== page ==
Lana felt sorry for Jocelyn, her family so far away in Australia for the holiday. Of course, Joss reminded her that Thanksgiving was not a holiday there and that she was perfectly happy to go to her law firm's office to get some work done. "It's just another workday for us Aussie's," she said.

Lana was thankful that her parents and brother lived nearby. She was smiling to herself as she drove from the home she and Joss shared in Ann Arbor to Novi, about an hour away. Of course, Joss had been invited to the Hartman family dinner. Lana's family always showed every sign of fully approving of her choice in partners.

She knew how blessed she was to have the family she had. She loved her parents beyond what most adult children do, and she owed them so much. It was not hard for her to feel the appropriate gratitude called for by the holiday. They and her grandparents had always supported her since she was a little girl, not as a pretty little girl but as a smart one, as a capable, strong one. That's who she still was--a handsome blonde, a together woman, though probably never to be thought of as pretty. Her mom and dad probably knew she was going to be a lawyer for some time before she did, although they never pushed that on her. They treated Jocelyn just the same. Lana never worried about "coming out." They did say, at first, that they were a bit concerned that it wasn't the easiest path she had chosen for her life, but then, she never did. She always preferred the hard way, the challenge of it, and she always achieved what she was after. They also initially raised some questions about the age difference--Joss was 10 years her senior--but that concern also faded when they got to know her and saw how happy she made Lana. And she loved her "little-brother" Clark, always all-boy, who rough and tumbled with her as they grew up together playing sports. Now a professor of history at Wayne State, he was still fun and funny and he still proudly saw her as the superstar of the family. Maybe more than anyone else, though, she was looking forward to seeing her maternal grandparents, whom she simply called Grandma and Grandpa G, or sometimes simply "the Gs," after their names Gene and Gordon Grant. For Lana, they were the very exemplars of unconditional love.

She smiled again at the thought, but, as the car radio played "Alleluia" in honor of the death of Leonard Cohen, tears formed in her eyes. There was much to celebrate today, but also much to mourn.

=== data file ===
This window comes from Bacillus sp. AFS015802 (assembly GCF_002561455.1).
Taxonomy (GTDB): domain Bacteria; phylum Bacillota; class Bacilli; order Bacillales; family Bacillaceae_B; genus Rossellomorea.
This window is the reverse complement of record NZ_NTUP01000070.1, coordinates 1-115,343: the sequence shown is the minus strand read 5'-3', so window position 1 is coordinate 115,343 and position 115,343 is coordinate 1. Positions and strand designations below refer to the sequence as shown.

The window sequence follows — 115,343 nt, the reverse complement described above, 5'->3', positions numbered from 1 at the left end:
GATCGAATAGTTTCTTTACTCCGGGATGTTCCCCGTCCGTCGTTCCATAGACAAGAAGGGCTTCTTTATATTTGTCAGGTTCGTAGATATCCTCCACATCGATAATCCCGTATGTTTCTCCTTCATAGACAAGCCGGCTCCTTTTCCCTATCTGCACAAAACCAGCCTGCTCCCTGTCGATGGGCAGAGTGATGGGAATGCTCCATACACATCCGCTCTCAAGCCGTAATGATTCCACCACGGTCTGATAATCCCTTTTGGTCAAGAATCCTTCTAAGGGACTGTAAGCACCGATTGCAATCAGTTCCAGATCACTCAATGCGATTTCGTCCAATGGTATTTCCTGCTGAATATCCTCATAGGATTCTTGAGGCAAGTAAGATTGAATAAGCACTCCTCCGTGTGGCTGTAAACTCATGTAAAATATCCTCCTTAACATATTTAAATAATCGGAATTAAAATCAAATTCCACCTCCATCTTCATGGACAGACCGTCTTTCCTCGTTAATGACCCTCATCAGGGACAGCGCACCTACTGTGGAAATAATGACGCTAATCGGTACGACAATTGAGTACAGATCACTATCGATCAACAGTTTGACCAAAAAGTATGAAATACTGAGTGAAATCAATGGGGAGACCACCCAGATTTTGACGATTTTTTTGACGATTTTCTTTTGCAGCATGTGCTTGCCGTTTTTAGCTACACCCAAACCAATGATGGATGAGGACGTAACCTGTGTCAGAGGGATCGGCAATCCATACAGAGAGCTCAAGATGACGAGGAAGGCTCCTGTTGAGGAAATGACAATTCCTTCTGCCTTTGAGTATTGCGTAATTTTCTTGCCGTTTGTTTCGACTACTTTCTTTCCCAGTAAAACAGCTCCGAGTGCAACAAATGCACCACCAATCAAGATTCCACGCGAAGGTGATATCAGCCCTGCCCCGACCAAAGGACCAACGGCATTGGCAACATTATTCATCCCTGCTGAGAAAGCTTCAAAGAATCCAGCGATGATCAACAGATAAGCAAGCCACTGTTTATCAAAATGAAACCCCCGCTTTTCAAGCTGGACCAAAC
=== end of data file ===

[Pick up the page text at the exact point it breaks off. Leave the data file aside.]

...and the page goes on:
At the top of the hour, the station turned to five minutes of news highlights. President-elect Trump was gradually announcing more and more key members of his administration, some surprises, some not, some comforting, some scary--she knew more than a few of the players personally. On the other side, the Democrats were trying to sort out their new leadership as a party and in Congress. Daily anti-Trump protests were continuing across the country.

The national news was followed by a local story from a high school in the Lansing area:

Officials and parents are looking for answers following reports that students at North Highland High School formed a human wall to block minority students from getting to their destinations the morning of Wednesday, Nov 23. Loretta Davila says her 12-year-old daughter--who is Hispanic--was stopped from going to her locker Wednesday morning by a group of boys who told her to go back to her country and that they were in charge again now. The incident is just one of what appears to be a handful of racially-motivated confrontations that happened at the school since the election just over two weeks ago. There have also been reports of students encountering similar situations when walking into the school Wednesday morning. Davila says she met with school officials twice on Wednesday to discuss the incident involving her daughter but is not happy with how the district has handled its investigation. "You can never take back what's been done to her. You can't take back that she's endured racism at the age of 12," Davila said.

North Highland is located approximately 10 miles west of Lansing.

Tough-minded though Lana was reputed to be, this was almost more than she could take. The Cohen tears were replaced by those for the girl and her mother. "And," Lana thought, "for my country." Hundreds of these sorts of incidents had been reported from all over since the day after the election. She had pulled up to the curb in front of her parent's house, but she sat in the car a bit longer to collect herself. Finally, she got out and opened the back door of the car and removed the orange jello salad, her usual assignment for the occasion. "No politics today," she thought. "I just want to enjoy my family, plain and simple."

She was welcomed warmly at the door by her parents and then Grandma and Grandpa Gordon. Clark was on his way, they said. Coat still on, she took the jello salad to the kitchen with her mother and grandmother. They were clearly excited to see her and began asking how Joss was.

"We wish she could have come, " Grandma G said.

"I hope both you and she know that she is always more than welcome here," Lana's mother added.

"Of course. Of course she does, but she sends her regrets and says it's just another Aussie workday. You know her," said Lana.

Her mother laughed and said, "I always thought Aussie's knew how to have fun."

"Oh, believe me, they do," Lana said. "She could drink all of you under the table and not feel a thing except how funny you all were acting. She could laugh you under the table as well."

Her mother said, "Oh boy, do we know that. One of the funniest people I have ever known. I'm so glad you found someone who could make you laugh, Lana. That's so important in any relationship but especially for you. You were always so serious."

"No worries, Mom, she makes me laugh every day. And while we are almost on the subject, I'm ready for a drink."